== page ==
SAP HANA Calculation view using SQL script – Part 2

Welcome to the second part of the tutorial introducing SAP HANA Calculation view using SQL script . If you’ve landed directly on this page, I recommend starting from the first tutorial for better understanding. Now, as per our original requirement, we would need a view consisting of a join between VBAK and VBAP. This tutorial aims at achieving this requirement.

SAP HANA Calculation view using SQL script- Table Aliases

To start off, let’s use a table alias to our existing code. We give the alias “VK” to VBAK (you can use any name). Thus, a field MANDT could also be called VK.MANDT which tells the system that the field MANDT comes from table VK (which is the alias for VBAK).

As you might note, there’s only one table and it makes no sense to use an alias. It’s just redundant. Well, we will include VBAP in the next few steps and this was just to show you how the code evolves step by step in slow motion.

SAP HANA SAP HANA Calculation view using SQL script

SAP HANA Calculation view using SQL script- Adding columns

Again, before we proceed further, let’s add the fields we need from VBAP table to the output list. To do this, right click on the “Columns” folder and click on “Edit Columns”.

SAP HANA SAP HANA Calculation view using SQL script

This brings up our friendly window which already has the fields we used from VBAK.

In a familiar fashion as earlier, click on the blue icon to Add more columns.

SAP HANA SAP HANA Calculation view using SQL script

Again, type in the table name which is VBAP in our case. Select the one in schema ECC_DATA.

SAP HANA Calculation view using SQL script

This brings up all the fields of VBAP. We select a few fields from here too. Press Add to send them to the output.

SAP HANA SAP HANA Calculation view using SQL script

Once the “Add” button is pressed, the fields selected move to the target section. Press the Finish button to continue. Be careful not to check the “Replace existing columns in output” checkbox. This would remove the existing fields before adding the new ones which is not what we want here.

 SAP HANA Calculation view using SQL script

As seen below, the new fields have been added below the ones we already had. Again, I would like to remind you that what we did just now was just to copy the field names and their datatype details from table VBAP. These steps did not establish any kind of link to the table VBAP whatsoever.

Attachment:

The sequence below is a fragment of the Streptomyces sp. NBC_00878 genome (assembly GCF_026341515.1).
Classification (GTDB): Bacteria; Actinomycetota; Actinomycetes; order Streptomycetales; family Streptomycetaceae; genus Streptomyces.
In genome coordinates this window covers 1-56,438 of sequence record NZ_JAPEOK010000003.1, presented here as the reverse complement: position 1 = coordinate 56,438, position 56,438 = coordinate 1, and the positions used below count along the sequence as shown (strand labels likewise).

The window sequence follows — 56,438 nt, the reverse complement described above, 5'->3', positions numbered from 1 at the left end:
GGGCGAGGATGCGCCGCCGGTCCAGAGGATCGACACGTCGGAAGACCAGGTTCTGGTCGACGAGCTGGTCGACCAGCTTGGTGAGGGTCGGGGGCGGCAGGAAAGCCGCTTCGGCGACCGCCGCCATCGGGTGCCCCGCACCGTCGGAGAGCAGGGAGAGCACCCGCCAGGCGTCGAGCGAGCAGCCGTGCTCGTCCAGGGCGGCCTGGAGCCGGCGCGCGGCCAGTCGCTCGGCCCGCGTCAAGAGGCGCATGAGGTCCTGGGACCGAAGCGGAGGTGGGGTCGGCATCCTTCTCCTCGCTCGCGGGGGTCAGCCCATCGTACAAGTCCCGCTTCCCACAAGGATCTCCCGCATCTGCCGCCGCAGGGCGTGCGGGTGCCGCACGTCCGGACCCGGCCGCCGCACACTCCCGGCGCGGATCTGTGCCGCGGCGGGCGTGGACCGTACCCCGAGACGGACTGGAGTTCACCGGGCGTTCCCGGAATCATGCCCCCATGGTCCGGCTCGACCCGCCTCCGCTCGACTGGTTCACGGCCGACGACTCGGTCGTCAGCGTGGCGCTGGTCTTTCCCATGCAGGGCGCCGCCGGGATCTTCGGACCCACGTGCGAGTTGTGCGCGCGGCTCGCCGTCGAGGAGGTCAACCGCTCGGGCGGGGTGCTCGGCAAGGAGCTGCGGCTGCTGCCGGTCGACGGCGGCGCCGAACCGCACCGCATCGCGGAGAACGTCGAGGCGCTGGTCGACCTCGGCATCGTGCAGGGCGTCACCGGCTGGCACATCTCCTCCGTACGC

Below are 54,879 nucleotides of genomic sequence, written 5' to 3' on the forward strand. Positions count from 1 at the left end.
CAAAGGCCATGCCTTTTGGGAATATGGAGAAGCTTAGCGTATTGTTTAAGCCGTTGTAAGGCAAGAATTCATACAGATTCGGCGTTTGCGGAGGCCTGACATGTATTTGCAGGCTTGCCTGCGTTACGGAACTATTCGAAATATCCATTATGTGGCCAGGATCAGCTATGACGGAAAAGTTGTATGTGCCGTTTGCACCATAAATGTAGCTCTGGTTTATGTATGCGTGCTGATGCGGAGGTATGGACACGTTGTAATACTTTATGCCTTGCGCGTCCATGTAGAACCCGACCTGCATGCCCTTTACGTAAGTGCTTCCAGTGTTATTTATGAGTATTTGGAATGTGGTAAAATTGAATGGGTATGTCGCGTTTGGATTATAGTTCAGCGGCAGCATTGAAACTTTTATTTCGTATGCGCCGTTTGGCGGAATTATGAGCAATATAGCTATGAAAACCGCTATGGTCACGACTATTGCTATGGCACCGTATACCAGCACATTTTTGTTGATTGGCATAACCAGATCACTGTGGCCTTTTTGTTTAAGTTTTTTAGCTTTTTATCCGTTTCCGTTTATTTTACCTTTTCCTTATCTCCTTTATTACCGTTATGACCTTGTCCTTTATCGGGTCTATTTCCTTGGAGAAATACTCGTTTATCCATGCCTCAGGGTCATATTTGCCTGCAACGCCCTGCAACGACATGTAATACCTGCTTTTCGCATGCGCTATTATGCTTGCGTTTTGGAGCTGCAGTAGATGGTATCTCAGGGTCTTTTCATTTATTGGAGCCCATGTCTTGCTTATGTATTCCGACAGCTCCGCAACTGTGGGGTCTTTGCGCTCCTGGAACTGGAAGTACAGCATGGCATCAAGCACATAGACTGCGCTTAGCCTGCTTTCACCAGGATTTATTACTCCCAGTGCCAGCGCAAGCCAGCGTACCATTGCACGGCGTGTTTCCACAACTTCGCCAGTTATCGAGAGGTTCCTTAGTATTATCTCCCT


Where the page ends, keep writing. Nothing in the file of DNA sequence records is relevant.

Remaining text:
Press OK to add these columns to our scripted node.

SAP HANA SAP HANA Calculation view using SQL script

AS seen on the right side, you now have the new fields in the “Column” folder. Notice that the icons in front of the new fields are different. As soon as you activate/validate the view, HANA would give them the standard blue icons if they are dimensions (master data) or the orange bars (transaction data).

At this point, if you try to activate this view, it would fail. This is due to the fact that the variable var_out has now 3 new fields which are not defined in the output select statement.

SAP HANA SAP HANA Calculation view using SQL script



Now, proceeding with our requirement, which was to join tables VBAK and VBAP, we already have the code for output of the required VBAK fields. Also, we added the alias for table VBAK and modified the field names to accommodate this alias.

SAP HANA Calculation view using SQL script-  Joining the second table

Next, specify the type of join and the table you are joining it with.

In this case, we use a left outer join to the VBAP table under the ECC_DATA schema. Also, we give the table an alias VP. The new lines of code added are marked in red below.

SAP HANA SAP HANA Calculation view using SQL script

Next, let’s select the fields we need from VBAP table and add them to the output list of the SELECT statement in the same order as specified in the “Columns” folder.

SAP HANA SAP HANA Calculation view using SQL script



Next, we need to specify how these tables are being joined. In other words, we specify the join condition or the relationship between these tables. Most tables you receive from SAP Application sources are cross-client and contain the field MANDT. This field should always be involved in the join if both tables have it. To understand the concept of what cross-client means, it’s explained in one of the sections in a separate tutorial which you can access by clicking here.

The ON keyword marks the start of a join condition. VK.MANDT = VP.MANDT tells the system that we need to join the tables based on rows in VBAK to rows in VBAP where the MANDT values match. Since we used an alias, the table names were not needed to be written.

As explained, this join condition should always be the first one to be applied whenever the sources are SAP tables containing this field.

SAP HANA SAP HANA Calculation view using SQL script

Add the next condition using the AND operator. The sales document number (VBELN) is the primary key connecting both the tables. Add that condition as shown below and that would complete your join condition. Make sure you have a semicolon at the end. Save and activate this SAP HANA Scripted Calculation View.

SAP HANA SAP HANA Calculation view using SQL script
Execute a data preview and check the raw data tab. You would see that the join has resulted in a singular view of the data set as we expected.

SAP HANA SAP HANA Calculation view using SQL script

This concludes our tutorial on joining two tables via SAP HANA Calculation view using SQL script.

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